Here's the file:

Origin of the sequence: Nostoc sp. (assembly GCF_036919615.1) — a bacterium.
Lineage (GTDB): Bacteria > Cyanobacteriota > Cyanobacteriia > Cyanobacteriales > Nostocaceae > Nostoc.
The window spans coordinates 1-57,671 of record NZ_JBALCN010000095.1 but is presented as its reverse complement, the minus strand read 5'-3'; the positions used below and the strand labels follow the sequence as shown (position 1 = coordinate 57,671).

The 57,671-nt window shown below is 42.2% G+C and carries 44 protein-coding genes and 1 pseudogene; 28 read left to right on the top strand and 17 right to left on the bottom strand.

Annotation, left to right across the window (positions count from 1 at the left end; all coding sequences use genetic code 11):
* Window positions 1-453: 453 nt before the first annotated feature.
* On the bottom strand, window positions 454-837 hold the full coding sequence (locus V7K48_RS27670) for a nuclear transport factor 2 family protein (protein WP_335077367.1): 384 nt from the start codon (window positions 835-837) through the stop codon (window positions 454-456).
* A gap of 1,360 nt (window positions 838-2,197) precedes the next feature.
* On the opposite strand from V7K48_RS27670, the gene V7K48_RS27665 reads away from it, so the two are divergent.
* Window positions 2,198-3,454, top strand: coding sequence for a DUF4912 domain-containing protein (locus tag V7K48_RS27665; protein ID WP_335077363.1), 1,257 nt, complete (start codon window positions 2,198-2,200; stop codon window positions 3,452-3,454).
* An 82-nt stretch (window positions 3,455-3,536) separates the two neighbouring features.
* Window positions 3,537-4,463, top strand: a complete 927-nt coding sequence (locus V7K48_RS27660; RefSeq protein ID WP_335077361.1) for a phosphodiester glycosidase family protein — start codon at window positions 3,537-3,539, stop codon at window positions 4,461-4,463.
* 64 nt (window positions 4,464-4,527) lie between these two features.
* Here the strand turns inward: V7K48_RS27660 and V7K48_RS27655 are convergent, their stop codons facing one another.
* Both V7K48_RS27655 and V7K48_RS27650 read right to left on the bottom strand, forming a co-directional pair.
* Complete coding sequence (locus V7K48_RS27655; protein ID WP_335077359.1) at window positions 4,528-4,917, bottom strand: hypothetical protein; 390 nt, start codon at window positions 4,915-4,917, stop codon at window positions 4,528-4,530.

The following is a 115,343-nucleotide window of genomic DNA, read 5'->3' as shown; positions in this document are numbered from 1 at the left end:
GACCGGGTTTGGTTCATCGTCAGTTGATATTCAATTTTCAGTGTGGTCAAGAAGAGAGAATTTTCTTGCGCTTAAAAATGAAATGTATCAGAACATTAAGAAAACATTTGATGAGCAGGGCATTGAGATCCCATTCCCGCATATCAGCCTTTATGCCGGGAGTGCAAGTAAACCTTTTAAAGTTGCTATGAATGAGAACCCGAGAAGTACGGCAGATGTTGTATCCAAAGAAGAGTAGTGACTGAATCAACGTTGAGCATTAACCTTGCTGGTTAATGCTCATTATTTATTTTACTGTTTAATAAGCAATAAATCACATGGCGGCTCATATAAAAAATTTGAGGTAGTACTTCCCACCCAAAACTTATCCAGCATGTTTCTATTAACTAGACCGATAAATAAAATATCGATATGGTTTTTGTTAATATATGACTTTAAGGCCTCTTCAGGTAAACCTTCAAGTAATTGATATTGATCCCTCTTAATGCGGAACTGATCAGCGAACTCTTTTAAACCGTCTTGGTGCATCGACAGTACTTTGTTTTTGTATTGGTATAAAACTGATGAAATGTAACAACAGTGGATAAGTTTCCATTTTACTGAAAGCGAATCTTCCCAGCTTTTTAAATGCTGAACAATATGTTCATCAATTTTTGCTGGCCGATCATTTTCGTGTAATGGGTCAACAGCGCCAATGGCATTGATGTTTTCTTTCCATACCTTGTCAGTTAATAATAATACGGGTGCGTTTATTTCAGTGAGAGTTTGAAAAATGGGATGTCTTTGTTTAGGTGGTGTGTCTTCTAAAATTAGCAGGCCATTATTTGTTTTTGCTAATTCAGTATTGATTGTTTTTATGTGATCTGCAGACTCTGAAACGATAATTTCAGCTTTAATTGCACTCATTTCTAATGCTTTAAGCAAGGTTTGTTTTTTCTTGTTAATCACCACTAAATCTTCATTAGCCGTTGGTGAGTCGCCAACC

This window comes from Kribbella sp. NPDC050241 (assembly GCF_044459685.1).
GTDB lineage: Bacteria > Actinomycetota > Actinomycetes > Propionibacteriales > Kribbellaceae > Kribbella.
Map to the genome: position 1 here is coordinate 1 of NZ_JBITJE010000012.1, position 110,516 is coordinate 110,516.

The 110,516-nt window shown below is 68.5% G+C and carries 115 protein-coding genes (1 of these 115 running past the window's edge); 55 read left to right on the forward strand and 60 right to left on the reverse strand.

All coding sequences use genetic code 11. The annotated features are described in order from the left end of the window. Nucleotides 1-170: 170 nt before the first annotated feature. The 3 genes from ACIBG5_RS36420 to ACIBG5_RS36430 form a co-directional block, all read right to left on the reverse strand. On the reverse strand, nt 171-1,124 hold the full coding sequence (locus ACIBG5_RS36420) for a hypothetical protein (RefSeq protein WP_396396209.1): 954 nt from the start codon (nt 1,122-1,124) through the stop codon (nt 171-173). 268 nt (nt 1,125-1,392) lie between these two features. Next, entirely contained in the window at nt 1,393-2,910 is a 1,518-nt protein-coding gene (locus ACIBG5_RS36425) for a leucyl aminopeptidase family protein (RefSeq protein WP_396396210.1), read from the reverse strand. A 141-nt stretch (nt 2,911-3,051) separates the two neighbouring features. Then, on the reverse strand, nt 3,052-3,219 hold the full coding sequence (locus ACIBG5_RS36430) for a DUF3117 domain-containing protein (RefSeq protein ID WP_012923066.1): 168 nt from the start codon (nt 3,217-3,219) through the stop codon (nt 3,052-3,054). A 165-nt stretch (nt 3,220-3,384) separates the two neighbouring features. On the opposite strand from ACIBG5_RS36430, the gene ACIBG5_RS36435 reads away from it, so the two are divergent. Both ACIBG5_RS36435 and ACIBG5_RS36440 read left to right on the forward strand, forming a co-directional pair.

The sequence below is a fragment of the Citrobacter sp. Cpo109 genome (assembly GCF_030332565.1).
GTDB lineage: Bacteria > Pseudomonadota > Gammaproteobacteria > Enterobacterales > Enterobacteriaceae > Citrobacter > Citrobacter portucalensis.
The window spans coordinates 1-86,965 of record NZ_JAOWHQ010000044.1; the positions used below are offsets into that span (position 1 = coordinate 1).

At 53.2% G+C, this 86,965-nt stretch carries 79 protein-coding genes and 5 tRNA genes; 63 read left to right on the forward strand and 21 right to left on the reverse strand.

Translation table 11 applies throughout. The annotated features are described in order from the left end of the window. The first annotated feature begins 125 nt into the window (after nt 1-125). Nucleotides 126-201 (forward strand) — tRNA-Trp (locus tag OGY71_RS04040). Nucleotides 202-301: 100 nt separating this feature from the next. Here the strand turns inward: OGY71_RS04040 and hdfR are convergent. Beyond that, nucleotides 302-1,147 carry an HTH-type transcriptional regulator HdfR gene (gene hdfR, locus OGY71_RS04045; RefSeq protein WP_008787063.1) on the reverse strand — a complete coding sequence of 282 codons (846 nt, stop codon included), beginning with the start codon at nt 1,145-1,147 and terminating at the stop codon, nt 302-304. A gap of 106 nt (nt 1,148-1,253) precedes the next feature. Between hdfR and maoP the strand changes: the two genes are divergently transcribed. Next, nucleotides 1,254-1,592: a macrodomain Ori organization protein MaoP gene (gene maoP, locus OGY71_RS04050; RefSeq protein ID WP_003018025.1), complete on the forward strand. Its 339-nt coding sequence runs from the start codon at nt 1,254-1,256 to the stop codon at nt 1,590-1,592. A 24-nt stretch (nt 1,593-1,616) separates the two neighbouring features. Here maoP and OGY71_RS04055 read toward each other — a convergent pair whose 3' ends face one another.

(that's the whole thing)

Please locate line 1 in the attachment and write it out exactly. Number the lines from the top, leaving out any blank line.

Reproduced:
Origin of the sequence: Nostoc sp. (assembly GCF_036919615.1) — a bacterium.